If your purpose is the nourishment of your baby, then without any doubt, the best nutrients for him/her are in the milk that you produce. However, if you just want to feed his/her hunger, then there are usually many relatives and friends who will try to persuade you to give him/her the formula milk. Do not forget that the stomachs of newborn babies are the size of a marble.
Their sucking instinct makes itself known because when they are awake that would be their only pastime, but don’t think this will always be the case.
His/her stomach will be enlarged, he/she will learn sucking properly, your milk supply will increase, and soon an order will emerge.
To be able to put things in order you must go through this process.
You can see the daily feeding routine by jotting down the times your baby sucks milk after the first month.
The volume of the first post-labour milk is usually small; however, even a drop of it would be beneficial to your baby and is specially produced for him/her. When the interim milk first starts to come, your breasts will feel tender, full and you might even have fever. However, if you take the necessary steps, soon mature human milk will be produced. Your breasts will feel comfortable and the milk flow will be quite steady. When your baby is sucking on one breast some milk may also leak from the other. This may cause wetness on your clothes. At this stage you can use special containers to collect your milk and thus start accumulating your milk. After the mature human milk supply sets in, you must feed your baby from only one breast each time he/she feeds. The beginning of the mature milk is usually very watery, however the milk supplied from higher up is full fat and very filling. Moreover, it is rich in antibodies, enzymes, and minerals, aiding immunity and growth. If you continue to feed your baby from both breasts, your baby will feel full, but will soon get hungry again and his/her weight will lag behind and you may need to supplement your milk with formula. When your visit to the doctor reveals that your baby has not reached his/her target weight, you will feel sorry, and for nothing as you have sufficient milk. You will suspect your milk of not being nutritious enough, when you learn that your baby has not put on enough weight in spite of frequent feedings. Breast milk is always nutritious but your breastfeeding might be to blame. To be able to reach the creamy nutritious part of the milk reserves, you must let your baby suck from only one breast each time he/she feeds. The initial flow of milk is like soup, it fills you but is not rich in nutrients. When the baby empties one breast each time he/she feeds, the desired feeding will have been achieved, he/she will feel full and become hungry again after 2 hours. If the breast you have not nursed from is uncomfortable, you can pump some milk to feel more comfortable and feed your baby from that breast the next time. You can store the pumped milk for 72 hours in the fridge, 1 month in the freezer and 3 months in the deep freezer. When you take out cold or frozen milk to give to your baby, place it in a container full of warm water at 33 C degrees, and place this container in another that is full of hot water and give it to your baby when the milk is at room temperature. The baby must not be fed through a bottle until he/she is fully skilled at sucking. In other words, not before 6 weeks after birth. Naturally, nursing him/her is ideal; however when you cannot do this, you should choose to give him/her your breast milk pumped for this purpose, instead of formula milk. Breastfeeding is good for you and your baby. Nursing facilitates the shrinking of your uterus back to its pre-pregnancy size, helps burn the extra fat and aids you in getting back to your pre-pregnancy form. It does not cause deformation of your breasts, as in reality pregnancy does that. On the other hand, nursing ensures that the breast tissue gradually gains back its previous shape and protects against any terrible diseases. Mothers who raise their baby healthily and safely with this miraculous fluid are happy with their achievement and do not experience postpartum depression. The recommended duration of breastfeeding is two to four years according to the World Health Organisation (four years is for countries experiencing famine. When mother has enough food he/she can nurse his/her child, providing him/her with nutrition.)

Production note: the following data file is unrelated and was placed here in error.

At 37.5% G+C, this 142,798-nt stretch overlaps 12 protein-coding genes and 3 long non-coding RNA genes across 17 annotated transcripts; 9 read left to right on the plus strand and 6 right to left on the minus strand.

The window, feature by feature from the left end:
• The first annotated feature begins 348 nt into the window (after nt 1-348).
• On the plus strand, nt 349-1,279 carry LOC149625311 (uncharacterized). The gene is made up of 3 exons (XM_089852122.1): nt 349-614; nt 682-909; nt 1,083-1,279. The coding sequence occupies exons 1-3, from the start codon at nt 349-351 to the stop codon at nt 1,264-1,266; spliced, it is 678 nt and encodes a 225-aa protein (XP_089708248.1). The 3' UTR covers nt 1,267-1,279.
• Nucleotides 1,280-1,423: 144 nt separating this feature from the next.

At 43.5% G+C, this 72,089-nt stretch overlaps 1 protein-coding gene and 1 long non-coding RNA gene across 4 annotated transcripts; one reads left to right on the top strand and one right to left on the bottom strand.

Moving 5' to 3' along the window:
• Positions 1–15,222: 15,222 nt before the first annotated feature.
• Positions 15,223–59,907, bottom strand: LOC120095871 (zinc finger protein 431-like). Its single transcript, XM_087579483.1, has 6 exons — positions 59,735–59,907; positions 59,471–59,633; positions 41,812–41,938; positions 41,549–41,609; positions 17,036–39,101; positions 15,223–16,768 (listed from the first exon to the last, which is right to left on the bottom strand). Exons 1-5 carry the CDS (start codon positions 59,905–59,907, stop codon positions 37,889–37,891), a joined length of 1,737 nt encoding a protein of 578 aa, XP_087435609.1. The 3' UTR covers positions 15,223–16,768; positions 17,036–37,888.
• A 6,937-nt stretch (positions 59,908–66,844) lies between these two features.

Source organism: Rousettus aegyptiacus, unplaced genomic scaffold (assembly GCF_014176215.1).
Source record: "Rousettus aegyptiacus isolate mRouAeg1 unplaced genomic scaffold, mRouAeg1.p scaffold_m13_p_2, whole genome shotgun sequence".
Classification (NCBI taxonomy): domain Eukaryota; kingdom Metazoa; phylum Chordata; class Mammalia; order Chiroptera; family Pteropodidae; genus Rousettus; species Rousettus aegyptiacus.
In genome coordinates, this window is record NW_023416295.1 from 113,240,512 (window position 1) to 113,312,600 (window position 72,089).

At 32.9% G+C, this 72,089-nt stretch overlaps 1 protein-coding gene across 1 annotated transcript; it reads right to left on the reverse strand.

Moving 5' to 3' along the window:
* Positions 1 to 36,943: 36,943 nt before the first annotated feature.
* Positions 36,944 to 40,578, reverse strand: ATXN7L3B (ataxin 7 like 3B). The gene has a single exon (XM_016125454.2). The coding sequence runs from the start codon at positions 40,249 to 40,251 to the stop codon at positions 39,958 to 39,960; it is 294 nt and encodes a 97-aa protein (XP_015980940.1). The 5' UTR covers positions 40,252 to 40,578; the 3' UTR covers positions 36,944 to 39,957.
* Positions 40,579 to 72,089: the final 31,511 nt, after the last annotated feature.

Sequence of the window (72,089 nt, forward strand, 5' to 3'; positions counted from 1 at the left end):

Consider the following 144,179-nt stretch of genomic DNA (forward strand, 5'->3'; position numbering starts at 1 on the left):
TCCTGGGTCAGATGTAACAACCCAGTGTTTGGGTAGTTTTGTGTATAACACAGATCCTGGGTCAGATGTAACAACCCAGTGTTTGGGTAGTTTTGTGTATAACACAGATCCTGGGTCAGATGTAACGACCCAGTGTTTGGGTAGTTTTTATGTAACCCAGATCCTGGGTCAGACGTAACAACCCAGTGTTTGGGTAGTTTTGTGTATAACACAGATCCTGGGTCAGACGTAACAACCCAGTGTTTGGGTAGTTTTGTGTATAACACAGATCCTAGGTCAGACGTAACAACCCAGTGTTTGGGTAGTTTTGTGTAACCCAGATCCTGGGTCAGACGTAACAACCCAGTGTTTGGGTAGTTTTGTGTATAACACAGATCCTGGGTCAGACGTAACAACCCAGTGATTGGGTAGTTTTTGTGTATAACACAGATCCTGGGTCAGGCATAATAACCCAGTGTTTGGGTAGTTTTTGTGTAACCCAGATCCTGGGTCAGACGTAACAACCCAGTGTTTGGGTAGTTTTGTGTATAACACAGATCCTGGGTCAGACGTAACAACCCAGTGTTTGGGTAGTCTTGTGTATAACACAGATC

To prepare your baby’s metabolism and immunity system for the later stages of life; keeping him/her on a diet of only breast milk for a period of 6 months would be sufficient. After the 6th month you can try supplementary foods, but there is no rush, your breast milk is still the best nutrient available for your baby. Experimenting with different foods will introduce him/her to solid foods and teach him/her to hold the spoon. After giving him/her a couple of spoonfuls of other foods, nurse him/her and don’t hold back from breastfeeding your baby just to give his/her 2 extra pieces of cooked vegetables. If you are not impatient, you will see that his/her curiosity to learn solid foods will add to your baby’s excitement to test new tastes. Nursing your baby is the most precious gift you can give him/her in life. The source of this life elixir that nurtures life and renders a person healthy all through his/her life, starting from babyhood, is produced by the mother’s body.